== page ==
shows risk for recurrent stroke understood,
yet gap exists in prevention efforts
Recurrent Stroke Remains Serious Health Threat Despite
Available Lifestyle Changes, Therapies
Although stroke is the third leading cause of death and a
leading cause of debilitation in the United States, a
significant gap exists among Americans between general
understanding of stroke and stroke prevention efforts.
According to a new survey issued today by The National
Council on the Aging (NCOA), Americans understand that those
who have had a stroke are at greater risk for a future one,
yet stroke survivors are not taking all the possible steps
to protect their health.
88% of those surveyed recognized that a person who has a
stroke is at greater risk to have another one, statistics
show that one-third of all strokes are recurrent, even
though there are lifestyle changes and medications available
today that can help reduce risk. Additionally, 66% of
respondents said they knew someone who had suffered a
stroke, but many of those who survived were not exercising
regularly (32%), refraining from smoking (19%) or watching
their diet (18%) -- simple steps proven to help prevent a
"Those who have already had a stroke can make changes to
their everyday routines to lower their risk for a second
stroke or a heart attack," said Mark Alberts, MD, professor
of neurology, Northwestern University Medical School,
Chicago, Illinois. "It is particularly important that stroke
survivors and their families or caregivers work closely with
their physician to develop an individualized treatment plan,
which will often include medication."
addition to basic lifestyle changes, risk of recurrent
stroke can be reduced by using appropriate medicines. For
instance, many patients may benefit from antiplatelet
therapy that prevents blood platelets from sticking together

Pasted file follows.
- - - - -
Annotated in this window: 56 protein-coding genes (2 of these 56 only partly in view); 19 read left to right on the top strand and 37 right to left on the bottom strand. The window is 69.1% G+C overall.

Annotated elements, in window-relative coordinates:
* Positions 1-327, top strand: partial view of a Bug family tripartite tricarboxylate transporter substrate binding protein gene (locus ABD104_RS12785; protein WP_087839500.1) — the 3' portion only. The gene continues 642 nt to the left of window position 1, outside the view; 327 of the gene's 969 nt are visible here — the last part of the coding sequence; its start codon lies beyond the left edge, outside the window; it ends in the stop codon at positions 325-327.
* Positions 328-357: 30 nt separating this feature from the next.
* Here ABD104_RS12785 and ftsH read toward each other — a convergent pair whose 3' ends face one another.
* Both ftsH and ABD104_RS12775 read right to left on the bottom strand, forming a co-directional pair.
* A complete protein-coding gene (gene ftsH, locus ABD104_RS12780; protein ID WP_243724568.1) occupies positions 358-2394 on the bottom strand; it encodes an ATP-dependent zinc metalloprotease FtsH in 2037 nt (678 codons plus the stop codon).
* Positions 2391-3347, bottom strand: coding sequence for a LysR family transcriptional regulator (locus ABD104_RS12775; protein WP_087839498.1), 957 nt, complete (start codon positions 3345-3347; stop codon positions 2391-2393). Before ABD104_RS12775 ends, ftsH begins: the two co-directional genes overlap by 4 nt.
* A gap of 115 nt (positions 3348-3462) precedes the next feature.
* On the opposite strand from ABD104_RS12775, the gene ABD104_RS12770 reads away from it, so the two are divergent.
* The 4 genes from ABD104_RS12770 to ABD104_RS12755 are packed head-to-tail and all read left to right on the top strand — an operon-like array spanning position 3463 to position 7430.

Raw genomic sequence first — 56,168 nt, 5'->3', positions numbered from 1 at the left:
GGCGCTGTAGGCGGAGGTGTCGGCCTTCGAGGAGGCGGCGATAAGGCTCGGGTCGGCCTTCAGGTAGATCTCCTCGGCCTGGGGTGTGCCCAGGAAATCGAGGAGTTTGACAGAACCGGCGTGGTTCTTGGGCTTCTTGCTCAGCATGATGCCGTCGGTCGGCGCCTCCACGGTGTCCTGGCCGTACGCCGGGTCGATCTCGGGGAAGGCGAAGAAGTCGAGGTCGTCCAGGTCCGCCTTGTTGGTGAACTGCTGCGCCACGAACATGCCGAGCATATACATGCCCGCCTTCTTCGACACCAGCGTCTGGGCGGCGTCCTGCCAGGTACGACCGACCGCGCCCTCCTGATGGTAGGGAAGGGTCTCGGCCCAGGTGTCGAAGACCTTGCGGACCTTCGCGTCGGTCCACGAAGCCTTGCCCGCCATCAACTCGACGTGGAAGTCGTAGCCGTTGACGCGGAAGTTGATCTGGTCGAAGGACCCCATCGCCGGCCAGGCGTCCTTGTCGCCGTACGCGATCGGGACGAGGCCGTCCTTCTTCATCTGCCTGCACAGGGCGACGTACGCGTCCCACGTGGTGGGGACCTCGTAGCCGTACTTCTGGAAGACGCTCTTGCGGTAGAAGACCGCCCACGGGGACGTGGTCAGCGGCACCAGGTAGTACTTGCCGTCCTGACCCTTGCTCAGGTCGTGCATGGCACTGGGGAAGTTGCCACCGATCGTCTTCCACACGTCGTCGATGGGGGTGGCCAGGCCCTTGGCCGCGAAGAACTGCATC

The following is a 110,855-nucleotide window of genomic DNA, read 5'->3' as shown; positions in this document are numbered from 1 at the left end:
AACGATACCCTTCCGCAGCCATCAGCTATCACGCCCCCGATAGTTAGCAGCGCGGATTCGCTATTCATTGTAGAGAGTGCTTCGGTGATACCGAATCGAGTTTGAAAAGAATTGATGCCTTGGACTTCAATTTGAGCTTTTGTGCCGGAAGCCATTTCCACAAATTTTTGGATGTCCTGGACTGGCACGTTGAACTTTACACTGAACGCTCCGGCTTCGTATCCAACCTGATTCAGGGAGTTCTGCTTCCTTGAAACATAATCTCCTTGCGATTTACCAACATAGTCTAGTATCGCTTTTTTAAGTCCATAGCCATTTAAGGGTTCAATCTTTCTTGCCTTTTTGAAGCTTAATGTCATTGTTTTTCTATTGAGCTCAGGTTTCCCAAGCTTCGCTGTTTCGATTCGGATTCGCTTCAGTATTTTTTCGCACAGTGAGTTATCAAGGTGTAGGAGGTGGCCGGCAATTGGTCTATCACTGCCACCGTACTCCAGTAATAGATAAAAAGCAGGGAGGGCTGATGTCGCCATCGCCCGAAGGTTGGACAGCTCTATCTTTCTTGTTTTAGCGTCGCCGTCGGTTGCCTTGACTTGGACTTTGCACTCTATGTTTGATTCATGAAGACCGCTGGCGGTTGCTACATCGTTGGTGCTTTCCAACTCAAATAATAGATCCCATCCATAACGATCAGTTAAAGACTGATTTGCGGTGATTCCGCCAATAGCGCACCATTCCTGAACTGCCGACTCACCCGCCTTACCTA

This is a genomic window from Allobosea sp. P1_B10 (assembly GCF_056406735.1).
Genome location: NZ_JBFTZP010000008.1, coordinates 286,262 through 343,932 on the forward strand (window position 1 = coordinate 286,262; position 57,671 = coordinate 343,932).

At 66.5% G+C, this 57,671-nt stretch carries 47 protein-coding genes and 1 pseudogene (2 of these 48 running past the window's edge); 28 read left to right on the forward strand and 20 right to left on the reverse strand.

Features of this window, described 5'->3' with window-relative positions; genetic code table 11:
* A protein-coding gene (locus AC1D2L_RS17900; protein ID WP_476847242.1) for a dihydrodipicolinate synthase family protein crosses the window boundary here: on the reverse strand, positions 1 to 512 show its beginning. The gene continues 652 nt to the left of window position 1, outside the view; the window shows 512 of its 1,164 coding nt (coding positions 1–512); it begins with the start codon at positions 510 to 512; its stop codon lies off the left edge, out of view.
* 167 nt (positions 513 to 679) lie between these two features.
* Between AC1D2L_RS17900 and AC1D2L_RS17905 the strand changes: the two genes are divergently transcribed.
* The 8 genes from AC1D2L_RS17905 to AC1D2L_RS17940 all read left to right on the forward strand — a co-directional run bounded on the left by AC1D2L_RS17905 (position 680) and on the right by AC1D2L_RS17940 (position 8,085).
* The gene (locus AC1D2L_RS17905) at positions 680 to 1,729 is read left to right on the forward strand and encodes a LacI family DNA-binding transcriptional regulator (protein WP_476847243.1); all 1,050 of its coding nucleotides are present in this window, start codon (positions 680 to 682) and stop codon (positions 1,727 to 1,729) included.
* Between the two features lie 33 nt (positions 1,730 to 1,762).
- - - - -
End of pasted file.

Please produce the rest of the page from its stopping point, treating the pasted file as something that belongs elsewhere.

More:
and clotting, thus helping to reduce stroke risk.
Research shows that after surviving a stroke, men have a 42%
chance of having another one within five years, and women
have a 24% chance during the same time period. Suffering an
initial stroke also puts people at increased risk for having
a heart attack, a leading cause of death that affects over
one million Americans each year. Similarly, having a heart
attack also increases the risk of having a first or
Confusion about Stroke Risk Factors, Symptoms
survey results show that many Americans incorrectly
identified excessive stress (87%), overexertion while
exercising (56%), dehydration (38%), asthma attacks (24%)
and wearing constrictive clothing (16%) as risk factors for
stroke. Respondents also mistakenly selected shortness of
breath (53%) and heart palpitations (50%) as stroke
symptoms. Nearly two-thirds of those surveyed failed to
recognize the age range (age 65+) most affected by stroke.
Older Americans At Greatest Risk for Stroke Show Little
two-thirds of all strokes occur in people over 65, only one
in eight (12%) of those surveyed in this age group indicated
they were most concerned about experiencing a stroke, given
the choice of other serious conditions such as Alzheimer's
disease and diabetes that result in fewer fatalities.
Additionally, 75% of seniors surveyed said they have never
talked to their doctor about stroke risk.
"For older Americans, stroke poses a significant health
risk, so it is alarming to us that so few seniors have
discussed their personal risk for stroke with their doctor,"
said James P. Firman, president and CEO of NCOA. "Better
education is clearly needed to help all Americans understand
their risk of stroke to protect their health."
Tip Sheet Available
help educate the public during National Stroke Awareness
Month, the NCOA has developed a "Stroke Survival" tip sheet
that provides essential information for reducing stroke risk
and making a home "stroke prepared. " Easy-to-follow
pointers, such as "Keep a phone on a low table" and "Provide
a neighbor with a list of emergency numbers," are included.
The information can be accessed at www.ncoa.org.
Stroke affects more than 700,000 people each year --
approximately one person every 45 seconds. Annually, strokes
lead to an estimated 168,000 fatalities. Strokes result from
a sudden interruption of blood flow to any part of the
brain, which in turn injures or kills brain tissue. This
damage impairs normal function in the parts of the body
controlled by the affected brain area. Stroke can lead to
severe impairments, including debilitation from paralysis,
short-term memory loss and even speech and vision problems
that may result in the need for long-term care. The sooner a
stroke patient receives treatment, the more likely that
long-term damage can be prevented.
survey was conducted by the NCOA though an unrestricted
educational grant from Sanofi-Synthelabo and Bristol-Myers
Squibb. The telephone survey was conducted from April 24
through April 28, by ICR/International Communications
Research of Media, PA. For results based on the total
qualified sample (n=992) there is 95% confidence that the
error attributed to sampling and other random effects is +/-
3.1 percentage points. The n=450 respondents aged 55 and
older were deliberately oversampled.